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Quaker dispensations

I normally think of dispensationalists as premillenialist Left Behind folks who jump back and forth between Revelation and Daniel with quotes from whatever other books they need to build an argument about who exactly is going to attack Israel and trigger the second coming.

The general notion of dispensations - different periods in God's relationship with humanity - is useful outside of that context, however. William Penn, in his introduction to Fox's Journal, talks about a number of different dispensations. (It's worth noting that this use of "dispensation" is different from the notion of dispensations granted by a bishop, and has nothing to do with the idea that the present age is some kind of parenthesis.)

At first I was inclined to skip this kind of thing, but the more I've read of Fox and the early Quakers, the clearer it becomes that their perspective on biblical dispensations and then church history (which I'll discuss later) are critical components of the way they look at key questions, not to mention defining components of the language they speak. This isn't Barclay's more formal theology, but rather a retelling of the Bible story that provides the foundation for Quaker perspectives.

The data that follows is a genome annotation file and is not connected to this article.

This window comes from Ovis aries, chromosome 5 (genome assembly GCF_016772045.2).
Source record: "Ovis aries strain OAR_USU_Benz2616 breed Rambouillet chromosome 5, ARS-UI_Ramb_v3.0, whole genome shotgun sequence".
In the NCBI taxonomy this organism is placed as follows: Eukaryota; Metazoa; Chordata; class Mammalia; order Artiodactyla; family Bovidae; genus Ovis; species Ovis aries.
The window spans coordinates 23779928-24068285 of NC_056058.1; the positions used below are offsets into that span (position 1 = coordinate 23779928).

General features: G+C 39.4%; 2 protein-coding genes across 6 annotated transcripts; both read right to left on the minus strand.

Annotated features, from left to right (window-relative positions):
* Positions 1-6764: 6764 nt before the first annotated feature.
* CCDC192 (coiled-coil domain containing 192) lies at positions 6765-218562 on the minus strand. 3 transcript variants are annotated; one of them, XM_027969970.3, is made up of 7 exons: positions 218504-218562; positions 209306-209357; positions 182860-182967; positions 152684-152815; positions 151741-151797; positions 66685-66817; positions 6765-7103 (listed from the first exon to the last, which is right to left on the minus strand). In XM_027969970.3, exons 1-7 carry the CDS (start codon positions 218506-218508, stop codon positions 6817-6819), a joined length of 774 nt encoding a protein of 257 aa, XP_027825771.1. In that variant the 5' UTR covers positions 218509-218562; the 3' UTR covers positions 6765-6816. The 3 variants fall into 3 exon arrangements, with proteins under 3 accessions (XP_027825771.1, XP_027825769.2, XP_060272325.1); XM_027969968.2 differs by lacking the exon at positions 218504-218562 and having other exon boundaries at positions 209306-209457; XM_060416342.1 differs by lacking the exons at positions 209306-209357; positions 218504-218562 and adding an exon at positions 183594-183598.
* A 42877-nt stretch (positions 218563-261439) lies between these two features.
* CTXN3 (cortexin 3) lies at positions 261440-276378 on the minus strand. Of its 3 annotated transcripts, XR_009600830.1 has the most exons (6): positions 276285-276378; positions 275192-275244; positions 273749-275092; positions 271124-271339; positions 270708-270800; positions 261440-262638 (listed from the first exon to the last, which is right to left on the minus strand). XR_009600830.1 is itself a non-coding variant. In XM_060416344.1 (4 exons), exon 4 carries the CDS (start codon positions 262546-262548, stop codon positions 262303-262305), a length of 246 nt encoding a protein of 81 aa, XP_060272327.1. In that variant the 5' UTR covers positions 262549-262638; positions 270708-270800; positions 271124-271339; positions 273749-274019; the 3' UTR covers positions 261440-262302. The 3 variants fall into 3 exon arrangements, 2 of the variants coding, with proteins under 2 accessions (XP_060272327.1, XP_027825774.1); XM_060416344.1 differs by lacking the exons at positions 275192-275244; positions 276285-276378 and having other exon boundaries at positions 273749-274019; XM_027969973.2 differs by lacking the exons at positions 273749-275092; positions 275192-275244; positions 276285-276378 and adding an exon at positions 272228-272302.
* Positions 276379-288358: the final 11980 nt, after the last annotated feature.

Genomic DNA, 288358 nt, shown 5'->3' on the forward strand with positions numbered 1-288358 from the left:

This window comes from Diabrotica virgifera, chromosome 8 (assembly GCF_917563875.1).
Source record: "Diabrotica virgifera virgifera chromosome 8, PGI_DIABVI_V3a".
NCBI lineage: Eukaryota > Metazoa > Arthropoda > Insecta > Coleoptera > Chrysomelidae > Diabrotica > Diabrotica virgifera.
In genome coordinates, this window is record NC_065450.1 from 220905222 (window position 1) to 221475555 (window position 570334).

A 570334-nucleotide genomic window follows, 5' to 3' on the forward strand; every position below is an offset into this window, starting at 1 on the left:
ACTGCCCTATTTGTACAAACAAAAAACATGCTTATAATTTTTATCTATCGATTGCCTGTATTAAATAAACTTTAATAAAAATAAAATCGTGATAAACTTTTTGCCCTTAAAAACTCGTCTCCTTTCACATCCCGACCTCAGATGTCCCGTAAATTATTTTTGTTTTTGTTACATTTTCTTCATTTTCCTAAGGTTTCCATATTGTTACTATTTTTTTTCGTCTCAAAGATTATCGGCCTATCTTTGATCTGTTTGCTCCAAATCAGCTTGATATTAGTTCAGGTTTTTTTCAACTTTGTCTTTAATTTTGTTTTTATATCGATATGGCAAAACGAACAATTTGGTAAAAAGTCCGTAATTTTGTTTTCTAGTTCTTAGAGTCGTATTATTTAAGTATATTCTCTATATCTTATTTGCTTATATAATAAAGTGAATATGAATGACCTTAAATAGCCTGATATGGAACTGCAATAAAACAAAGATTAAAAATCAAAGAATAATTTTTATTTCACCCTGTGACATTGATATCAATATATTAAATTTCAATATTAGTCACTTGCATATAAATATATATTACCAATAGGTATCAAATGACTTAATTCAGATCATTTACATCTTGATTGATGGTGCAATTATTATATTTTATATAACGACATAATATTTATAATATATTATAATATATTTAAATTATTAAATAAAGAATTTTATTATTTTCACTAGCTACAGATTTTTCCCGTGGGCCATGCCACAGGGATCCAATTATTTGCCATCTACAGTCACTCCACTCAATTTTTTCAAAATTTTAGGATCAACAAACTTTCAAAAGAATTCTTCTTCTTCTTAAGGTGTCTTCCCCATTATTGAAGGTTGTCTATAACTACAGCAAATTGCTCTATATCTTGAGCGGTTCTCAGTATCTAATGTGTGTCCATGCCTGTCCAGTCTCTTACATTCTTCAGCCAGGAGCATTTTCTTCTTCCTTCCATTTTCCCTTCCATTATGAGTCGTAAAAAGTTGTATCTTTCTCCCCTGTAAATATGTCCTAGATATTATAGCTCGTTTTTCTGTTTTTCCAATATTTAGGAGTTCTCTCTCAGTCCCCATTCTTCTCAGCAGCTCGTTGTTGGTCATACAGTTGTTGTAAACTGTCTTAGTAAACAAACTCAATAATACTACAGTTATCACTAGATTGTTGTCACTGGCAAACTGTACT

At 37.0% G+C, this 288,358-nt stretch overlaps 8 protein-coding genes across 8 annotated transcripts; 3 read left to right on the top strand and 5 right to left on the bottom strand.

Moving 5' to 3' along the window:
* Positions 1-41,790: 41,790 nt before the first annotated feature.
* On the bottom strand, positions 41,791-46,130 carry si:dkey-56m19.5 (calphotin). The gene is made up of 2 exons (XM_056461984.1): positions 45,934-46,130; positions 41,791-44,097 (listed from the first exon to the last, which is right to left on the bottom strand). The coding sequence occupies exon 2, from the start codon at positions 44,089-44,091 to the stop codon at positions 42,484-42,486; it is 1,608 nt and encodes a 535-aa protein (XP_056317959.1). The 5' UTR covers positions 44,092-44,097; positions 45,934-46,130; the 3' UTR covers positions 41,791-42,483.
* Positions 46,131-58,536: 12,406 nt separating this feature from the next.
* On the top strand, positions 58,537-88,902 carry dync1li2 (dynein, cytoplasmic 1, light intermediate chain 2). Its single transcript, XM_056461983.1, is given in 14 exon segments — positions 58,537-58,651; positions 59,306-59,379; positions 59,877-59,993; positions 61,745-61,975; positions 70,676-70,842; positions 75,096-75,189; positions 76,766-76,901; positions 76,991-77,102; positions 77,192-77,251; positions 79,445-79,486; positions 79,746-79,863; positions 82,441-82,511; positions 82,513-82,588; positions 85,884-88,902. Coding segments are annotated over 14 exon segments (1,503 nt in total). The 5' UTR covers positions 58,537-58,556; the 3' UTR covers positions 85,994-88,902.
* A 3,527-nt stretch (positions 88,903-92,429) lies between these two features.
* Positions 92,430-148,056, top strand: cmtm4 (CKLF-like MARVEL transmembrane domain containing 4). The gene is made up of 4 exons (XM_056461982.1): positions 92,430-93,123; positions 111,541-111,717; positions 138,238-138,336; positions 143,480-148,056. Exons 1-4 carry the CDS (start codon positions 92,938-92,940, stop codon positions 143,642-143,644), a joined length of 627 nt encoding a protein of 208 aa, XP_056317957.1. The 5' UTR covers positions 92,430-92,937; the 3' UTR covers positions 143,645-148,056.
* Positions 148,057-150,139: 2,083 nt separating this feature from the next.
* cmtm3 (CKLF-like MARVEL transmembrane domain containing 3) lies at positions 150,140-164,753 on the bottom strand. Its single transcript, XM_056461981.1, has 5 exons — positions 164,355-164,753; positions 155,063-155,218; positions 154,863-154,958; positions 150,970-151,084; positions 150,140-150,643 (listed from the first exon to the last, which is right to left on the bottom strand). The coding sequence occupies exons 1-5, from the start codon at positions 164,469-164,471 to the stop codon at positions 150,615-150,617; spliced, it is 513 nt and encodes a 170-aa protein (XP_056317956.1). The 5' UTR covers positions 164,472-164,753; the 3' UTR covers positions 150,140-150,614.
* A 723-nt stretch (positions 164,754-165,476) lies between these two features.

(I think, though I'm not certain, that this telling works well both for the early enthusiastic Quaker writings of the 1650s and the later works of Fox, Penn, Barclay, and others in the more toned-down post-Restoration world.)

The first word, in a modern spelling, would be "diverse":

Divers have been the dispensations of God since the creation of the world, unto the sons of men; but the great end of all of them has been the renown of his own excellent name in the creation and restoration of man: man, the emblem of himself, as a god on earth, and the glory of all his works.

The world began with innocency: all was then good that the good God had made; and as he blessed the works of his hands, so their natures and harmony magnified him their Creator. Then the morning stars sang together for joy, and all parts of his works said Amen to his law. Not a jar in the whole frame, but man in paradise, the beasts in the field, the fowl in the air, the fish in the sea, the lights in the heavens, the fruits of the earth; yea, the air, the earth, the water, and fire worshipped, praised, and exalted his power, wisdom, and goodness. O holy sabbath! O holy day to the Lord!

Penn, like most others, opens with Eden, and innocence, before describing the paths that God offers back toward that state.

But this happy state lasted not long: for man, the crown and glory of the whole, being tempted to aspire above his place, unhappily yielded against command and duty, as well as interest and felicity; and so fell below it, lost the divine image, the wisdom, power, and purity he was made in. By which, being no longer fit for paradise, he was expelled that garden of God, his proper dwelling and residence, and was driven out, as a poor vagabond, from the presence of the Lord, to wander in the earth, the habitation of beasts.